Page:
So, if it is possible for Joe Amateur (along with a heap load of expensive gear) to have a QSO with Curiosity – what would prevent the actual hacking of Curiosity?

Damon Poeter’s August 9th article “How to Hack NASA’s Curiosity Mars Rover” takes a look at this proposition. Mr. Poeter all but dismisses the possibility of a private citizen contacting Curoisty and instead focuses at actually hacking through NASA’s control system. Then on August 10th, Mr. Poeter submits “Unknown Actor Soliciting Partners for Mars Rover Hack”. Now, possibily, there are individuals who are actually trying to hack their way through NASA by soliciting help in determining what frequencies are used to communicate with the orbiters above Mars.

Here on an IT secuirty forum, a question is asked concerning the secuirty of Curiosity. One of the responses is from a former controller who is somewhat familiar with NASA’s general communications protocal with spacecraft and identifies the transmission of bogus communications to Curiosity as a possibility. Although the post’s author identifies that the capability to conduct such an act would have to be another country (…. and everyone loves pointing the finger at China).

It is easy to forget that radio amateurs have been intercepting space communications for sometime, with Sputnik’s signal on 20.007 MHz and Apollo 11 communications being primary examples.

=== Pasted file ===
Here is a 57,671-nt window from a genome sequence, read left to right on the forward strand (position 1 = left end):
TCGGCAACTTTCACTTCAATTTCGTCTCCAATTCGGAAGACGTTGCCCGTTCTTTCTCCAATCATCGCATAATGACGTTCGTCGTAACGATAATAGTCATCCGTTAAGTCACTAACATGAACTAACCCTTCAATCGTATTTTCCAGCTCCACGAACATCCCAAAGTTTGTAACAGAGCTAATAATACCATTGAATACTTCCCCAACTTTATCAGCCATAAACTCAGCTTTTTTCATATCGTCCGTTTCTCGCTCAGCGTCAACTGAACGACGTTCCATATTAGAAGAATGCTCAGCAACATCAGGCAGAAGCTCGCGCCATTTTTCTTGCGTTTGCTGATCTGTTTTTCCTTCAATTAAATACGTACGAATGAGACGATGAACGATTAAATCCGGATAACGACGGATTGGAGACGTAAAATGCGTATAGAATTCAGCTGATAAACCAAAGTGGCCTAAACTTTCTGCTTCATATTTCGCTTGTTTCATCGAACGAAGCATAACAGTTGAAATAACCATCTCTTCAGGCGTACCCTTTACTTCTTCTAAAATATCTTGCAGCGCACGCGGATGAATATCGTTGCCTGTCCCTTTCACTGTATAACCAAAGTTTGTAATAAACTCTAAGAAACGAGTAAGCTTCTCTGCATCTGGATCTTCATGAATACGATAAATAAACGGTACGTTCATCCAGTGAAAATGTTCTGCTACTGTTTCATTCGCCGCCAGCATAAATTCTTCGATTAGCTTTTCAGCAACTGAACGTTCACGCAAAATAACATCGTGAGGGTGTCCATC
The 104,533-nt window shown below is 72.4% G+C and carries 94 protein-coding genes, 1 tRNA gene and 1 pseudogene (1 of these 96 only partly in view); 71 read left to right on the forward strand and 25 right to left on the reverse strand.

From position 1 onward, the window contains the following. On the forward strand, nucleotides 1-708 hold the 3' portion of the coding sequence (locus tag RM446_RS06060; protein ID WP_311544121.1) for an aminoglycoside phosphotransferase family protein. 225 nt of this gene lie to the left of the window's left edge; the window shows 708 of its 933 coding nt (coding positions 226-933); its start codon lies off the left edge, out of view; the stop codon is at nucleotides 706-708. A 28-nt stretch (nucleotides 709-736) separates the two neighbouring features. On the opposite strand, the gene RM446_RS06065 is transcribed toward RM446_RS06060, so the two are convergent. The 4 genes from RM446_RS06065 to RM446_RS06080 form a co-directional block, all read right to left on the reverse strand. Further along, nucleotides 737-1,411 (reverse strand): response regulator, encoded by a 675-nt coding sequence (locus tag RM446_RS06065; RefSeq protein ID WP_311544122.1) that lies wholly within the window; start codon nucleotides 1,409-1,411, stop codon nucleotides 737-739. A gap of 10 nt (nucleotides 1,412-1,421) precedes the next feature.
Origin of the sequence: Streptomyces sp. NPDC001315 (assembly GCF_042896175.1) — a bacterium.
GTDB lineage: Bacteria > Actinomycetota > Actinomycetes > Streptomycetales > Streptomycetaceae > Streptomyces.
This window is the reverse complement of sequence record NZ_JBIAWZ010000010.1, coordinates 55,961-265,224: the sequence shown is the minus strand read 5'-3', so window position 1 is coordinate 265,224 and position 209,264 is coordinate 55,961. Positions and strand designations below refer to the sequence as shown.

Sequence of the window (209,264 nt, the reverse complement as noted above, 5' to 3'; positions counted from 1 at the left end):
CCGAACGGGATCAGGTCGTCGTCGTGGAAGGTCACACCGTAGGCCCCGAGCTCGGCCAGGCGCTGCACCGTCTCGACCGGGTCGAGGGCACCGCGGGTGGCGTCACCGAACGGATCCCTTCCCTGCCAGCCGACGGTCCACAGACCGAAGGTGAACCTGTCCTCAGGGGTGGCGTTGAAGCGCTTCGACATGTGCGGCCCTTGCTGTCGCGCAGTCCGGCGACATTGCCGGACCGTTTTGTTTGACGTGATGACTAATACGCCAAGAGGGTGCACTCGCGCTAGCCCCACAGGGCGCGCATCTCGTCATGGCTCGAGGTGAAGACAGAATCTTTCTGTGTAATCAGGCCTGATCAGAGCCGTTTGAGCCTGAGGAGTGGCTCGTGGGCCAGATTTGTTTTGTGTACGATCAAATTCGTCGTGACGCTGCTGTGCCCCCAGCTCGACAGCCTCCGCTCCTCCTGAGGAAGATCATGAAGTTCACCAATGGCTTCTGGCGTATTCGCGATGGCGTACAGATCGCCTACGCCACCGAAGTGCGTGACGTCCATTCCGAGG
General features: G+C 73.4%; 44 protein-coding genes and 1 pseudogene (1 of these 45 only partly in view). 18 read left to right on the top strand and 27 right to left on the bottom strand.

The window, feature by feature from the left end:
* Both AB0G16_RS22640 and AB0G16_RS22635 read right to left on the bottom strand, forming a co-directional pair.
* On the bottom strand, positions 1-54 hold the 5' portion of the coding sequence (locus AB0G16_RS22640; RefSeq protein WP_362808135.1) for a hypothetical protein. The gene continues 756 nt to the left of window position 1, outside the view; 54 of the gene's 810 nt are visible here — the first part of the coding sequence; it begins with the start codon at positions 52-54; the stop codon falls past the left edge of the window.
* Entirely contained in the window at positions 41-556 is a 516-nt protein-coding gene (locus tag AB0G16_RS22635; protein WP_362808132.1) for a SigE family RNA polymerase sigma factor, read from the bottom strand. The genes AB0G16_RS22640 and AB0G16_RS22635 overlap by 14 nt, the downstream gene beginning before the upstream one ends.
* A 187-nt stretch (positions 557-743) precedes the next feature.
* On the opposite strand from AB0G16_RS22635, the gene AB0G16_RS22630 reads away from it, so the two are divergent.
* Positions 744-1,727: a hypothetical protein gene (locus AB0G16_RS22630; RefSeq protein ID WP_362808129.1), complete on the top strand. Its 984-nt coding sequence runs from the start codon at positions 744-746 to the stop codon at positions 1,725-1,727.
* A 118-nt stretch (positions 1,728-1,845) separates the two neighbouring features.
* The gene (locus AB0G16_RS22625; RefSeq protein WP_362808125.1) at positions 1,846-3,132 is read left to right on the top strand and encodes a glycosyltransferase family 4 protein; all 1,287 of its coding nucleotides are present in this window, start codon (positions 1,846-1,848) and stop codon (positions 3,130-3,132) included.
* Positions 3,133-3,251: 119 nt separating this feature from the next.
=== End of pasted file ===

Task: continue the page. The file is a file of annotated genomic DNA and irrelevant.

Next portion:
All this being said, I think The Elser-Mathes Cup will continue to gather dust for a bit longer.

KH6 – Hawaii Bound

My current assignment at Fort Leavenworth has me traveling quite a bit. My intent has been to bring a rig with me and have some casual QSOs while on the road. My success has been mixed. I would mostly attribute this to either a lack of planning on my part or being in a stuck in a hotel room with zero antenna opportunities.

One of the most inspiring ham radio blogs I ever ran across was the 100 Pound Dxpedition. I enjoyed how Scott, NE1RD, covered his adventures of conducting portable operations… documenting what worked and what did not. His last post on that paticular blog was back in 2007, but I still use the site as a reference. Scott’s praise for the Buddipole led me in using the Buddipole during my recent tour in Korea. Another tip from Scott I am going to try out is using a hardside golf bag case to transport my Buddipole to Hawaii.

Now for a rig… I think the Elecraft KX3 would be ideal for a Hawaii trip. With 10 watts output and an internal battery, I can’t think of better rig to take to the beach. But the wait time for the KX3 is still quite a while. I have both an Elecraft KX1 and a Yaesu FT-817ND. The KX1 would be great due to its small size and ease of use. But it is limited to only CW and I would like to do some PSK in addition to CW.

I pulled out my FT-817 and conducted an inventory:

    - West Mountain Radio RIGblaster Plug n Play connects directly to the DIN socket on the back of the rig.